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Is “nesting” a good choice for us?

On Behalf of | Aug 23, 2021 | Family Law

Of all of the stressors related to divorce, figuring out how to manage joint custody is often one of the most difficult to manage. After all, setting up a new household and managing to move the children between your house and your ex-spouse’s new house is a challenge on multiple levels.

Increasingly, more American families are choosing to avoid this situation. According to Psychology Today, these families are experimenting with an alternative post-divorce living situation: nesting.

What makes it different?

Rather than the children moving between two separate parental households, nesting puts the onus of moving on the parents. That is, the children live in a single home full-time, and the parents move in and out according to what the custody schedule dictates.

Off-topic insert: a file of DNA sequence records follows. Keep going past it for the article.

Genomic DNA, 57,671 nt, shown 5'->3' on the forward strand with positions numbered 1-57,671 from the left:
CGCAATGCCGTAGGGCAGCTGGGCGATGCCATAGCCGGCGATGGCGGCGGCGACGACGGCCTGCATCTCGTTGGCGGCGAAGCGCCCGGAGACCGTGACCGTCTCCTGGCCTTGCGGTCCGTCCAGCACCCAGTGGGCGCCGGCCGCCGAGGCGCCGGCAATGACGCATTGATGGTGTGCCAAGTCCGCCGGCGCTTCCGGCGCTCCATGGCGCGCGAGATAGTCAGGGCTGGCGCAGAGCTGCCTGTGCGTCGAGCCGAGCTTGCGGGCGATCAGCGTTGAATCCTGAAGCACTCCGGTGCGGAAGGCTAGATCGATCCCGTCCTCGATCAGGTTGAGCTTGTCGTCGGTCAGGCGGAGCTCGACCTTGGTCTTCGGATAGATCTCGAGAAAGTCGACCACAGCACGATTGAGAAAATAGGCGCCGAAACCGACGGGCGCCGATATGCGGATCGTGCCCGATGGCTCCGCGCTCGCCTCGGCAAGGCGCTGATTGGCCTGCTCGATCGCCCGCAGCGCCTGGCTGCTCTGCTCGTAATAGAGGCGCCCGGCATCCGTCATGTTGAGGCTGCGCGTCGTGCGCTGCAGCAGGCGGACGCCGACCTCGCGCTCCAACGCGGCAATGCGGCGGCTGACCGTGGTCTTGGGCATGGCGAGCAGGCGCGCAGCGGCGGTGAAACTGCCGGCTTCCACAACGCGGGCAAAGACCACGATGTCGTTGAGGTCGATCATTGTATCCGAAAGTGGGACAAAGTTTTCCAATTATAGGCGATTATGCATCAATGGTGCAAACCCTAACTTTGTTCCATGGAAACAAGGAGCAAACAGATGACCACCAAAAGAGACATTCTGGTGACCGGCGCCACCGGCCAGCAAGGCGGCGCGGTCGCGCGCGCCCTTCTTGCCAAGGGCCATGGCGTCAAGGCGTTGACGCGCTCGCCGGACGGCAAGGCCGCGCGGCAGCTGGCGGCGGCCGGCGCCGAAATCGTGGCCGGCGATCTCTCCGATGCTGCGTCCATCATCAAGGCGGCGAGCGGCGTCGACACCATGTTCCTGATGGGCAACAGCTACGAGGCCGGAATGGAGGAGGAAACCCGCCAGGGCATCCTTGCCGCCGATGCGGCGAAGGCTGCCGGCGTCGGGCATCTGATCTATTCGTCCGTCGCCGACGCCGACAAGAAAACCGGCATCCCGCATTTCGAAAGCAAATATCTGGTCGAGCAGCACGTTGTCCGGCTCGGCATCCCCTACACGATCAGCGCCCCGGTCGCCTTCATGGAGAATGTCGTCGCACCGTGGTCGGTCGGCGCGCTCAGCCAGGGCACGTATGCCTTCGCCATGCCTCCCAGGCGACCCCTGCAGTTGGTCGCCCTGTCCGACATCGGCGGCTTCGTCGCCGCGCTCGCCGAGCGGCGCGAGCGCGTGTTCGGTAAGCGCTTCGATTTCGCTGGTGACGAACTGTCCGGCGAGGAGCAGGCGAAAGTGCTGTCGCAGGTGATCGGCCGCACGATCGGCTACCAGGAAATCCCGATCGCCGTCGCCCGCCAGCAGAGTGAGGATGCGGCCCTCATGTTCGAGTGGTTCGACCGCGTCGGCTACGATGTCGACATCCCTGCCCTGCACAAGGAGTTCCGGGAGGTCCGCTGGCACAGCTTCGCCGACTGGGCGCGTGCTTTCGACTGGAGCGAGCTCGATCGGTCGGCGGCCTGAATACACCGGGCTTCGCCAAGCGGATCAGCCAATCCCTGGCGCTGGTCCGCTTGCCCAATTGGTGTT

Nesting makes many aspects of post-divorce life and custody management easier. You will not encounter resentment from your children related to moving so often. You will also not forget important items like stuffed toys or medications at the other parent’s house when the children stay in the same home 100% of the time.

What are potential challenges?

Because nesting requires the parents to continue to maintain a family home together, it is not a good solution for ex-spouses that are not on good terms. You will still be jointly managing the family home and paying bills while you are nesting.

In some situations, the parents decide to rent a separate apartment for the parent who is not in the family home to live in. If you and your ex-spouse are not prepared for a high level of cooperation post-divorce, nesting is not a good choice.